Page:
A A A

Indication

Neulasta® (pegfilgrastim) is a prescription medication used to reduce the risk of infection (initially marked by fever) in patients with some tumors receiving strong chemotherapy that decreases the number of infection-fighting white blood cells.

Important Safety Information

Who should not take Neulasta®?
Do not take Neulasta® if you have had an allergic reaction to Neulasta® or to NEUPOGEN® (Filgrastim).

What should I tell my health care provider before taking Neulasta®?
If you have a sickle cell disorder, make sure your doctor knows about it before using Neulasta®.

What are possible serious side effects of Neulasta®?
  • Spleen Rupture. Your spleen may become enlarged and can rupture while taking Neulasta®. A ruptured spleen can cause death. The spleen is located in the upper left section of your stomach area. Call your doctor right away if you have pain in the left upper stomach area or left shoulder tip area. This pain could mean your spleen is enlarged or ruptured.
  • A serious lung problem called acute respiratory distress syndrome (ARDS). Call your doctor or seek emergency care right away if you have shortness of breath, trouble breathing, or a fast rate of breathing.
  • Serious Allergic Reactions. Neulasta® can cause serious allergic reactions. These reactions can cause shortness of breath, wheezing, dizziness, swelling around the mouth or eyes, fast pulse, sweating, and hives. If you start to have any of these symptoms, call your doctor or seek emergency care right away. If you have an allergic reaction during the injection of Neulasta®, stop the injection. Call your doctor right away.
  • Sickle Cell Crises. You may have a serious sickle cell crisis if you have a sickle cell disorder and take Neulasta®. Serious and sometimes fatal sickle cell crises can occur in patients with sickle cell disorders receiving Filgrastim, a medicine similar to Neulasta®. Call your doctor right away if you have symptoms of sickle cell crisis such as pain or difficulty breathing.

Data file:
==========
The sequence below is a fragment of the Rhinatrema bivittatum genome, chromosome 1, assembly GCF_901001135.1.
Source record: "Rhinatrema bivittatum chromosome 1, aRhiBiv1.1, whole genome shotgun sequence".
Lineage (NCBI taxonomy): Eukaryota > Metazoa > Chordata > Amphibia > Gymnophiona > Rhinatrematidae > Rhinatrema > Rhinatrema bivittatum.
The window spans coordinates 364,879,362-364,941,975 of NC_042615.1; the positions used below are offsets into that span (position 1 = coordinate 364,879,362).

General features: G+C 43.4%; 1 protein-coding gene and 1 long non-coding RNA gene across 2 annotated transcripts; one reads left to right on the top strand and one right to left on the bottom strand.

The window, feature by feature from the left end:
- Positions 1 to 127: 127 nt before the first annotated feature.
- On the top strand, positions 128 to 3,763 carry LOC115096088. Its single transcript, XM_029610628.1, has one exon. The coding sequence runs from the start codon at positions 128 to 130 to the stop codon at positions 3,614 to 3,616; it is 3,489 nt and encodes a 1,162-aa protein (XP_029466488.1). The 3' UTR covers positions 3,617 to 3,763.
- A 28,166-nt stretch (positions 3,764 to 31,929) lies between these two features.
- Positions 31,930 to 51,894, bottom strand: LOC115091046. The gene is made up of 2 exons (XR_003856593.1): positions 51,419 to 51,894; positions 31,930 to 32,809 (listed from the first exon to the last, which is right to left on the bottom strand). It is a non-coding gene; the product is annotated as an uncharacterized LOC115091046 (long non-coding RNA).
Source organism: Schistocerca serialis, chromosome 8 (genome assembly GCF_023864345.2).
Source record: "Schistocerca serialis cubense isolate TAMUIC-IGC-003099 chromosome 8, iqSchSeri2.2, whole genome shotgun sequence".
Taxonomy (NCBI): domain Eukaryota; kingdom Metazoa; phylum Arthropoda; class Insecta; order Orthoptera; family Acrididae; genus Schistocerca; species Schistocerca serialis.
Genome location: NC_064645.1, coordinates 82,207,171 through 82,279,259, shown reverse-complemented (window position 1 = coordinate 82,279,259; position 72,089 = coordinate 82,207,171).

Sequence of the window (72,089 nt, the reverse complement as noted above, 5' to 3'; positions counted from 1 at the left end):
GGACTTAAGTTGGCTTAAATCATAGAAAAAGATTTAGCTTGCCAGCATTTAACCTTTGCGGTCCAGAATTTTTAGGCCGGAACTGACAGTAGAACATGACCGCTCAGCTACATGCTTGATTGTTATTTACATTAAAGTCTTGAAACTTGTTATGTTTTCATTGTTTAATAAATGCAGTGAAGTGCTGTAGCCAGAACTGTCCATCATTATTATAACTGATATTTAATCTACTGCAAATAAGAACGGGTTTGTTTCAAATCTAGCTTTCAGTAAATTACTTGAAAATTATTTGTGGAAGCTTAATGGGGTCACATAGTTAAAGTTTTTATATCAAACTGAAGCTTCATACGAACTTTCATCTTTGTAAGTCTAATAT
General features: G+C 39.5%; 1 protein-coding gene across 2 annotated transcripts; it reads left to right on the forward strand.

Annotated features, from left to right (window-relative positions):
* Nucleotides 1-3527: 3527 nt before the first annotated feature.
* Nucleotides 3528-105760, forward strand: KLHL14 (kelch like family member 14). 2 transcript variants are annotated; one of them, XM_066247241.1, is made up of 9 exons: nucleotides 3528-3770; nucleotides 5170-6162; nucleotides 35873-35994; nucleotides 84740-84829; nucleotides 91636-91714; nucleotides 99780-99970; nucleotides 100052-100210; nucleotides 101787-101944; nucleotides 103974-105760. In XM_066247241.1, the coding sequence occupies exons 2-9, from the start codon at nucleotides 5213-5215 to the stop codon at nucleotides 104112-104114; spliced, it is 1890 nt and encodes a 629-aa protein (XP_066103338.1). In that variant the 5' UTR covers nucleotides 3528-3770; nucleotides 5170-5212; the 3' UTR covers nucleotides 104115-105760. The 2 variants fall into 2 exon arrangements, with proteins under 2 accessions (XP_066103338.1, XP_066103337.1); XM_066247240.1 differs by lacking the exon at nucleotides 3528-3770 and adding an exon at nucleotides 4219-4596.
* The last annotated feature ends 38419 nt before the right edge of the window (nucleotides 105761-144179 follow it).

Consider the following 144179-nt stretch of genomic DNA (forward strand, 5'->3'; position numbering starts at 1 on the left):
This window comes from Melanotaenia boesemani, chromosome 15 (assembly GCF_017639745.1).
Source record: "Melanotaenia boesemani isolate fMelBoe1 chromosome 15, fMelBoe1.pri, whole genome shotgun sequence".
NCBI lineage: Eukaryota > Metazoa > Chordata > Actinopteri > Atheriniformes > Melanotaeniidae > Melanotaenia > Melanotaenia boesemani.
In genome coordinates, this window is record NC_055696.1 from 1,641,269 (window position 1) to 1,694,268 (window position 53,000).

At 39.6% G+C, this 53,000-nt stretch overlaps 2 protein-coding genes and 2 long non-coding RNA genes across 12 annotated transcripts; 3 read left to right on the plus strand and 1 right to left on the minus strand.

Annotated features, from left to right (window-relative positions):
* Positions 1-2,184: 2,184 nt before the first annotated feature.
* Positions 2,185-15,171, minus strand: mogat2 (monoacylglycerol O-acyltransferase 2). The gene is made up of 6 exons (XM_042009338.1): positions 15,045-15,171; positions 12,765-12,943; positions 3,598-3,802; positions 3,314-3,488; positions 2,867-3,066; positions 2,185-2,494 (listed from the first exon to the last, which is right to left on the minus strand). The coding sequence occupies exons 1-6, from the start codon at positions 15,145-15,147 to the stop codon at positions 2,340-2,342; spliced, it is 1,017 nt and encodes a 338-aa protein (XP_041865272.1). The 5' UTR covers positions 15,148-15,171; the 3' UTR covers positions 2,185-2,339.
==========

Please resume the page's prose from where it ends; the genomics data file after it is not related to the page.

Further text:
What are the most common side effects of Neulasta®?
The most common side effect you may experience is aching in the bones and muscles. If this happens, it can usually be relieved with a nonaspirin pain reliever, such as acetaminophen.

What important information do I need to know about receiving Neulasta®?
  • Occasionally pain and redness may occur at the injection site. If there is a lump, swelling, or bruising at the injection site that does not go away, talk to the doctor.
  • Neulasta® should only be injected on the day the doctor has determined and should not be injected until approximately 24 hours after receiving chemotherapy.
  • The needle cover on the single-use prefilled syringe contains dry natural rubber (latex), which should not be handled by persons sensitive to this substance.

If you have any questions about this information, be sure to discuss them with your doctor. You are encouraged to report negative side effects of prescription drugs to the FDA. Visit www.fda.gov/medwatch or call 1-800-FDA-1088.

For more information, please see the Neulasta® Patient Product Information and Prescribing Information.

White Blood Cell Counts

Neulasta® is a prescription medication that can help reduce your risk of infectionInfection—An invasion of microorganisms such as bacteria or viruses that have the ability to multiply and cause disease. while on strong chemotherapyChemotherapy—The use of drugs to destroy cancer cells. A person on chemotherapy may take one drug or a combination of drugs. Most often these drugs are given by vein using intravenous (IV) infusion. Some can be taken by mouth or given as a shot. by supporting your body’s natural defenses. It does this by boosting the number of certain infection-fighting white blood cellsWhite blood cell (WBC)—A white blood cell is one of the three main types of blood cells. They are produced in the bone marrow and released into the blood. White blood cells are responsible for fighting infection. There are several kinds of white blood cells, including monocytes, lymphocytes, neutrophils, eosinophils, and basophils., called neutrophils.

How Neulasta® Works

How Neulasta® Works: Video Transcript

Cancer consists of cells that are different from normal cells—they can divide very quickly and grow out of control.

Chemotherapy is one of many options available to fight cancer. It works by stopping or slowing down the growth of cancer cells.